People’s Party of Canada Leader Maxime Bernier marked Greta Thunberg’s arrival in North America by viciously attacking the teenage climate activist, calling her mentally unstable in apparent reference to her having Asperger syndrome.

Bernier doubled down in a subsequent volley of tweets, in the manner of the self-described "very stable genius," U.S. President Donald Trump.

It was an odious bookend to the criticism levelled at Thunberg during her sailing voyage, which kicked off in earnest when New York Times contributor Christopher Caldwell denounced her climate activism as "radical" and undemocratic in “The Problem With Greta Thunberg’s Climate Activism."

Caldwell gamely rationalized his criticism, stating, “Kids (Thunberg’s) age have not seen much of life. Her world view might be unrealistic, her priorities out of balance. But in our time, and in her cause, that seems to be a plus. People have had enough of balance and perspective. They want single-minded devotion to the task at hand.”

Thunberg, the 16-year-old Swedish teenager who began protesting government inaction on climate change outside the Swedish parliament last August, has catalyzed the global school strike for climate movement (sometimes called Fridays for Future). After stealing the show at the COP24 climate change conference, she inspired an estimated 1.4 million students, including thousands of Canadian youth, to join her in a global student strike this past March 15.

Bernier, Caldwell and all the critics in between have been widely pilloried, but a more sympathetic view is warranted.

Older men are known to experience anxiety on realizing they lack what society’s vigorous youth possess. Psychoanalytic theory tells us their coveting of younger generations’ environmental conscientiousness leads to feelings of inferiority, and defensive or compensatory behaviour.

Seeing past the green-eyed monster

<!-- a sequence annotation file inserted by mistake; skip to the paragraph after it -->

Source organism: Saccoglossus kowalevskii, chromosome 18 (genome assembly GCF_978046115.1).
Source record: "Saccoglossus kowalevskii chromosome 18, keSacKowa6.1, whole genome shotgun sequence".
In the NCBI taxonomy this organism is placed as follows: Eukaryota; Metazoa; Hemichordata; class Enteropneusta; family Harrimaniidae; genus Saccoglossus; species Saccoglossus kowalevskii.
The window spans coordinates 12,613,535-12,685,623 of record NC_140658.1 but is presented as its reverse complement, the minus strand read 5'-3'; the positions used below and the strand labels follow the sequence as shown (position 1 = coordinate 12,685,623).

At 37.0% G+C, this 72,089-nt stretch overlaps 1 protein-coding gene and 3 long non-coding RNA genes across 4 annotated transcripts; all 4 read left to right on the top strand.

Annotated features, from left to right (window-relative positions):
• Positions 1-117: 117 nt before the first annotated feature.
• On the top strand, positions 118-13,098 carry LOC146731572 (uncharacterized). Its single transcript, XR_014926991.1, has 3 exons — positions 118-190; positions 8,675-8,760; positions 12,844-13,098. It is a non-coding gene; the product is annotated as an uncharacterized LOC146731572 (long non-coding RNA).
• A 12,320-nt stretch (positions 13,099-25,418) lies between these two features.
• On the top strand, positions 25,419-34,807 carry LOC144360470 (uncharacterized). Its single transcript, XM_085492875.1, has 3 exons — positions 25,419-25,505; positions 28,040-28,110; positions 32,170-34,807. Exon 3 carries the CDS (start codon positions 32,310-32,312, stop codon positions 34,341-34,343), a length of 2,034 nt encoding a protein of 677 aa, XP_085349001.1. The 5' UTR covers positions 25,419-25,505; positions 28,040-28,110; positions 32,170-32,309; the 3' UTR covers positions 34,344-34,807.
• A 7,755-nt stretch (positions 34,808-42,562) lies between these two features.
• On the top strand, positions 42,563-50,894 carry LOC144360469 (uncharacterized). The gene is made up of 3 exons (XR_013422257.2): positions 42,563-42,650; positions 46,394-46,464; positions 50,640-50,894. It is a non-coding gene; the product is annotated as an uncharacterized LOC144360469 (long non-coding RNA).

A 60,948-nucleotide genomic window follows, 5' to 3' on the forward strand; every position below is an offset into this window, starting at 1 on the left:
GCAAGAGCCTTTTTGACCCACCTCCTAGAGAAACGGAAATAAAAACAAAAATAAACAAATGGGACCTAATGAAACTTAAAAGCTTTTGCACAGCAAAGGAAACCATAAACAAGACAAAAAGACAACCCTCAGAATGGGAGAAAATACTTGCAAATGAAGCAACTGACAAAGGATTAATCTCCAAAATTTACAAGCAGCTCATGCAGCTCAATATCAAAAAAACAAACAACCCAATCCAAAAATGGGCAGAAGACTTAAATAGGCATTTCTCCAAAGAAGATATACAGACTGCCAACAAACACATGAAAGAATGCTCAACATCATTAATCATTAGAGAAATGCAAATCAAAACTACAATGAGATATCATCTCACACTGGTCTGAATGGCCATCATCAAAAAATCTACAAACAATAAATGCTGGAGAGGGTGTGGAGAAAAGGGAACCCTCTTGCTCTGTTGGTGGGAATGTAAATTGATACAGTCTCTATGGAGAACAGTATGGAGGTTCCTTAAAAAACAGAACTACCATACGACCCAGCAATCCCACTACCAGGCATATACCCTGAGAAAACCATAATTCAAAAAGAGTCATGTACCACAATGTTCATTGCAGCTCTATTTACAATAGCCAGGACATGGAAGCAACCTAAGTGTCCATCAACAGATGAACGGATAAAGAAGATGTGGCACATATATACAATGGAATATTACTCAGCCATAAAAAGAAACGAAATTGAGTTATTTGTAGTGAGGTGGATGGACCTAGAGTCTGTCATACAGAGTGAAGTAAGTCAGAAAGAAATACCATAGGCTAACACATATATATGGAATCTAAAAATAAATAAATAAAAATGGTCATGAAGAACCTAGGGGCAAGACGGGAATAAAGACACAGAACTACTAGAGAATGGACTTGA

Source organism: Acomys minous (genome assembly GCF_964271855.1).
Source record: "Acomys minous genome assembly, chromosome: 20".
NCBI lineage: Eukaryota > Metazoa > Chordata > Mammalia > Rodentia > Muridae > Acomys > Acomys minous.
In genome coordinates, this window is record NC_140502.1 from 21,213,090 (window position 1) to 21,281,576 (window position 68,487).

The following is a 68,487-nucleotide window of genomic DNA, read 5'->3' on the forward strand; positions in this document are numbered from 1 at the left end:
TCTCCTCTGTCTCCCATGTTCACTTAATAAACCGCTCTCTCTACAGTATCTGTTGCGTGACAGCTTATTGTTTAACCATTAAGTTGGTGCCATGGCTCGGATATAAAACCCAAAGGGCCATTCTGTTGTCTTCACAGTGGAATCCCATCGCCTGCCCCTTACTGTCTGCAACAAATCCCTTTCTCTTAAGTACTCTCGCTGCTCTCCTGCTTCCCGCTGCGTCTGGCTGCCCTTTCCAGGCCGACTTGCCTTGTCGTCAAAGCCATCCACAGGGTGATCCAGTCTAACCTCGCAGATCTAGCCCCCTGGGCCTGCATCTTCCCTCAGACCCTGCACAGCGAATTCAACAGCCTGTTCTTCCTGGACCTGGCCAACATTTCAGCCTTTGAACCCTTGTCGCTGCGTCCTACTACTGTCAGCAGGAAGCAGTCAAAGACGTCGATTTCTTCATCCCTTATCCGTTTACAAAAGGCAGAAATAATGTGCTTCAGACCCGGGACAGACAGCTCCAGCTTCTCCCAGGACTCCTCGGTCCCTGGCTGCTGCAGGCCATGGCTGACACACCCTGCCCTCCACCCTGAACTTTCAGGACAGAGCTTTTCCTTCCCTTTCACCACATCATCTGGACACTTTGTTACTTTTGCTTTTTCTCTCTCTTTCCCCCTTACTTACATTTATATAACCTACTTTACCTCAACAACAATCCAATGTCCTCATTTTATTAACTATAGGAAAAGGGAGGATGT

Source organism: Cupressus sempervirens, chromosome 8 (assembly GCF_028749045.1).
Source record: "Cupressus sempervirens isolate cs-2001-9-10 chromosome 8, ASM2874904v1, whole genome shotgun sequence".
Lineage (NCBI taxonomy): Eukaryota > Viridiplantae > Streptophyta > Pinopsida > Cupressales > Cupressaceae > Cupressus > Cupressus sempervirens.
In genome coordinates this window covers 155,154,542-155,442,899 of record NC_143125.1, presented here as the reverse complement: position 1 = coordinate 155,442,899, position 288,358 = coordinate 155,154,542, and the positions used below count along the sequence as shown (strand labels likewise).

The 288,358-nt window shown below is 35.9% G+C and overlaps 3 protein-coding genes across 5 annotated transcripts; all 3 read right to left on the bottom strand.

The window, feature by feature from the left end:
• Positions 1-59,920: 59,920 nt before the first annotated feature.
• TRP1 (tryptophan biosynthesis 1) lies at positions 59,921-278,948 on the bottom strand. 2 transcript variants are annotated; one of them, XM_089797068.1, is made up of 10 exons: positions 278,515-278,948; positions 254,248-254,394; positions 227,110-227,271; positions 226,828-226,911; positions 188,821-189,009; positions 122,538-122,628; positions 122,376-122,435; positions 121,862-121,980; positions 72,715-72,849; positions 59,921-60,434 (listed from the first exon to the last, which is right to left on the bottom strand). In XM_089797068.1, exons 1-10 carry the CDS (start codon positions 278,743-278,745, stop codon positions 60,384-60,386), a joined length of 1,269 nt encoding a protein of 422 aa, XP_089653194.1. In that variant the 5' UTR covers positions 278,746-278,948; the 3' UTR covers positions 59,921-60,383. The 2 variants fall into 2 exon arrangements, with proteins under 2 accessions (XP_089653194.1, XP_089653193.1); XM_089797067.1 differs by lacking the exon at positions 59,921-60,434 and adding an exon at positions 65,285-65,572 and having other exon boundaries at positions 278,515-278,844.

Not wanting to give oxygen to the outbursts of a sixth-rate Canadian party leader (according to, Bernier’s People’s Party of Canada is polling sixth behind the Conservatives, Liberals, NDP, Green party and Bloc Québécois), I’ll focus on the New York Times piece, which paints its argument with a substantial intellectual veneer.

I’m not sure whether Caldwell is more of a Hatha or Ashtanga man, but his rhetorical yoga is supple, and he shows sublime command of advanced contortions. The root of his argument seems to be that the future should not be the purview of the young and the restless, but the old and the bloviating.

Alas, the days of sinecure-holding think-tank personalities imposing a tight monopoly on American public discourse are over. Social media has thrown the Overton window wide open, and in this newly free marketplace of ideas, Thunberg and company are running the table.

There can be nothing more democratic than an idea winning hearts and minds on the strength of its own merits in a deregulated marketplace, nor anything more dangerous to self-appointed gatekeepers of serious debate.

Sadly, Caldwell conflates his punditocracy with democracy — a Freudian slip? — and cobbles some logic for fearmongering’s sake. In truth, activism is the beating heart of a healthy democracy; the only threat it presents is to Caldwell’s favoured ancien regime.

While Bernier’s inchoate rage impoverishes rather than enriches the public dialogue, climate advocates would also do well to recognize that some of Thunberg’s critics’ core concerns do have merit. As Langley chemist Blair King noted in an articulate recent blog post: